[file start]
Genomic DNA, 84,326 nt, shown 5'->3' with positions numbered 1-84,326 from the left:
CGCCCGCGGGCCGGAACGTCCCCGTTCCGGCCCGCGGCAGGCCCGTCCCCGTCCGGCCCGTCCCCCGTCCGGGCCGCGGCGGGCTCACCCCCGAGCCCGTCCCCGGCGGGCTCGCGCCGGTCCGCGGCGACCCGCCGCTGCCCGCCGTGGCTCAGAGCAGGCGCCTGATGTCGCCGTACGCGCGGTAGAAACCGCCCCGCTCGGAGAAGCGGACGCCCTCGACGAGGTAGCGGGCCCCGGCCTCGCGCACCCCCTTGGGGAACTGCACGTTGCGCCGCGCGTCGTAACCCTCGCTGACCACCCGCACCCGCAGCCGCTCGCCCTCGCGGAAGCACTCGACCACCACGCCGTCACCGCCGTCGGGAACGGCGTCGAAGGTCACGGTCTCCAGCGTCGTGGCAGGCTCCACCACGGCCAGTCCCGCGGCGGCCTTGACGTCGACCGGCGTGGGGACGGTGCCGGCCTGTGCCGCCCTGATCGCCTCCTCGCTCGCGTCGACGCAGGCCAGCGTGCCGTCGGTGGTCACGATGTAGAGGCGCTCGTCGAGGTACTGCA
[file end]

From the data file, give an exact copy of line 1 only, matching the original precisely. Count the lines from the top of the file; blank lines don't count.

Genomic DNA, 84,326 nt, shown 5'->3' with positions numbered 1-84,326 from the left: